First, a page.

One area that you can use to great success in the achievement of damnation is the state of the nation’s economy. For example, in a recent survey of economists, over 90% of these astute academicians said that minimum wage laws actually increase the rate of unemployment among low-skilled workers. This is not something you want to convey to your constituents, however, because the information will only confuse them. Instead, skew the information so that it sounds like white corporate America is attempting to keep the black man down.

Note: the shrewd politician can substitute the term black man for brown man or red man at will. An expert politician is able to substitute the term woman for man without even having to think about it.

Finally, whenever making a campaign speech, or even something so mundane as a meet and greet in front of a local Kroger’s, try to incorporate as many phony causes as possible within your allotted time. For example, you could assert that mass shootings using nuclear tipped ammunition does significant damage to the environment, along with the long-term consequences to un-aborted children whenever local police fail to properly recover and dispose of all nuclear tipped munitions. And whatever you do, don’t forget to promise to work on legislation to save the whales.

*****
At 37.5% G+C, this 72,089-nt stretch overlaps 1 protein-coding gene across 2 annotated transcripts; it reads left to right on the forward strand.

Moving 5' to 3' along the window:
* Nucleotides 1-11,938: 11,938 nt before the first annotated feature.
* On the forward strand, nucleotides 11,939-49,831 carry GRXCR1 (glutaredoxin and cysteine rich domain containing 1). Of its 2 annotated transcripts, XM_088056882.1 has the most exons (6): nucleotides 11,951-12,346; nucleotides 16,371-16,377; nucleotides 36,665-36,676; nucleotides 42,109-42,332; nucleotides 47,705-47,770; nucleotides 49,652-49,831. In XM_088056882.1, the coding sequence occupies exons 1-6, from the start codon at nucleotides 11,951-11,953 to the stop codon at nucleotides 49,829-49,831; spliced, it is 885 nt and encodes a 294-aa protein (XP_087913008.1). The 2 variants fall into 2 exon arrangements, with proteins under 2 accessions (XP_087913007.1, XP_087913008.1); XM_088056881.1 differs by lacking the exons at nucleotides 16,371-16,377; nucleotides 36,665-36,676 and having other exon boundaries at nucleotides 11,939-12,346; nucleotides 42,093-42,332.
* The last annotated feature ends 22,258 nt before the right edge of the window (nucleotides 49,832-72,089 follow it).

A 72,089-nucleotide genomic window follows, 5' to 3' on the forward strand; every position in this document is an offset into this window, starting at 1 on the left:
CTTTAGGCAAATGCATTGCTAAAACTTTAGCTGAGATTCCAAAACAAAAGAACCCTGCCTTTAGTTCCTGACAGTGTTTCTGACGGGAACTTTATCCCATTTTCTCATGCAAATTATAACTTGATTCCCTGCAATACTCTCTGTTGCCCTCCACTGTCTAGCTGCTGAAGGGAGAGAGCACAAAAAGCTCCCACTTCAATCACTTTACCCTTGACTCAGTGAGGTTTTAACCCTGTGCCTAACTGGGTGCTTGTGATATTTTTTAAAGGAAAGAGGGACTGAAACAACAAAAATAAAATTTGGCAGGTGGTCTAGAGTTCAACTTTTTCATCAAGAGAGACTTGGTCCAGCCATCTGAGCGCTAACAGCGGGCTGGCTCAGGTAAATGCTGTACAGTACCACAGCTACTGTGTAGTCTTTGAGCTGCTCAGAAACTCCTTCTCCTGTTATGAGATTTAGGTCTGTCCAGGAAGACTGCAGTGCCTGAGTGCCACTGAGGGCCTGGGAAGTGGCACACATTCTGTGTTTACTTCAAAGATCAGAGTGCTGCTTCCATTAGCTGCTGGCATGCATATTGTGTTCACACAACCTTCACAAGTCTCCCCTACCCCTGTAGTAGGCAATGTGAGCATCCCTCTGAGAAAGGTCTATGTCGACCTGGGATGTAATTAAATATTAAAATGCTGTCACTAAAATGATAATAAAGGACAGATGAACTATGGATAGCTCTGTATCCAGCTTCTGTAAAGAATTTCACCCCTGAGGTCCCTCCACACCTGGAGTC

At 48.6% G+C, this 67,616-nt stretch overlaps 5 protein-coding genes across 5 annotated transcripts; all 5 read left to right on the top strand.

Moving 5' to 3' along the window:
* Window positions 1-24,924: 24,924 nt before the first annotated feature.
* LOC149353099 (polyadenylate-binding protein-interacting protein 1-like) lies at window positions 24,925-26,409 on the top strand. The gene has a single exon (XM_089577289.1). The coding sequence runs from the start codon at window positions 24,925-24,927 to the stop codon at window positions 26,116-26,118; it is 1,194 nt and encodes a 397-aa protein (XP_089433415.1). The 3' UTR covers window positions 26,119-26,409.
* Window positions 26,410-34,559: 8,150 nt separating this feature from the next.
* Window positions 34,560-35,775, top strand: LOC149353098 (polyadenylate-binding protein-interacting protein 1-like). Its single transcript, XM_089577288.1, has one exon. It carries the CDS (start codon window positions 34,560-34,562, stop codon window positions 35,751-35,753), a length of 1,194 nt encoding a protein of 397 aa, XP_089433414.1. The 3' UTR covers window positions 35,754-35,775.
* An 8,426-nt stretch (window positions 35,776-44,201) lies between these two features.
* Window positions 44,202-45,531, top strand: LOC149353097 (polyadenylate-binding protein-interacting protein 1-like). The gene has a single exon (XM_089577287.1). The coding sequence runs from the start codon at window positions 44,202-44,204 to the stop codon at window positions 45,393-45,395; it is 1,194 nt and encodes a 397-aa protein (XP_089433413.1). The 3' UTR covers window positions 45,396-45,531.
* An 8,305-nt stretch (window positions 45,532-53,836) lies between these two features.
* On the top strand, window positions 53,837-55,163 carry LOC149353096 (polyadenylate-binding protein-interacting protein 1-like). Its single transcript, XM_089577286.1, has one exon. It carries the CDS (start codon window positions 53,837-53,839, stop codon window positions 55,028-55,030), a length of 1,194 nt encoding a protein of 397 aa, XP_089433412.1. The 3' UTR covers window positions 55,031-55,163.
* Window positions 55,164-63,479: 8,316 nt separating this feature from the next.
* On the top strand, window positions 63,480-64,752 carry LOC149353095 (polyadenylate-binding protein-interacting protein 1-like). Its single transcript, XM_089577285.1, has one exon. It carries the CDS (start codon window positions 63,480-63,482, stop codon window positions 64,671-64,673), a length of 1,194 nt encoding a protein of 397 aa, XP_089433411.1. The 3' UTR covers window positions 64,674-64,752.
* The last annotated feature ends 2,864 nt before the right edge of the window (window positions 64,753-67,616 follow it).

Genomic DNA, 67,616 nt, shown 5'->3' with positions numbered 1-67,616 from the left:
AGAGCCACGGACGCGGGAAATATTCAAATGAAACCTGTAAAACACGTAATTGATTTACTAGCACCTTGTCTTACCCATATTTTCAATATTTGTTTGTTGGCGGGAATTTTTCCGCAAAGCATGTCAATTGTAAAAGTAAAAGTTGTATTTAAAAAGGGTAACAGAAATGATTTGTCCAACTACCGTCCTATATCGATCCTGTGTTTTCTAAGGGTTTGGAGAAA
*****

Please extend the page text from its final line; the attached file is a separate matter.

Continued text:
1. George Whyte said...
    "Hey you veteran-loving phony TeaPubs, cry us a fekken river:In SEPTEMBER, the Pentagon told the Republicans about the service men's survivors benefits going unfunded if they shut down the government, and they shut it down anyway

    When an ultra liberal turns against our own Service men thats more proof that he and his fellow PROGRESSIVES, hate the USA more proof that George Whyte is a LIBERAL, PROGRESSIVE, COMMUNIST, ASS... It is obvious

  2. There was a PERFECT come-back in the TV series, Under the Dome. One guy says to the other, "So, you think I'm a criminal?"

    The second guy answers back, "Worse... a politician."

    1. Marine4Ever,
      I wanted to watch under the Dome, but it was on too late for me to stay awake. **sigh**

      We have no statesmen in America today. We have weasels!

  3. What's your vision situation, AOW?
    I hope for your progress.

    1. Duck,
      Thanks for your well wishes.

      I will have a post about my situation early tomorrow morning. It took me forever to write it. Lacking decent binocular vision slows me down!

      I have managed to find an older pair of eyeglasses that allows me to see better in the unoperated eye.

  4. So, Ducky, when we are all finally equally poor and China refuse to buy anymore of our bonds, what will you "progressives" want t do next?

  5. We Conservatives have been aware of all these things for a long time, of course, Sam, but I don't think I've ever seen anyone state the case any better or more concisely, even if it does appear more-than-a-bit cynical.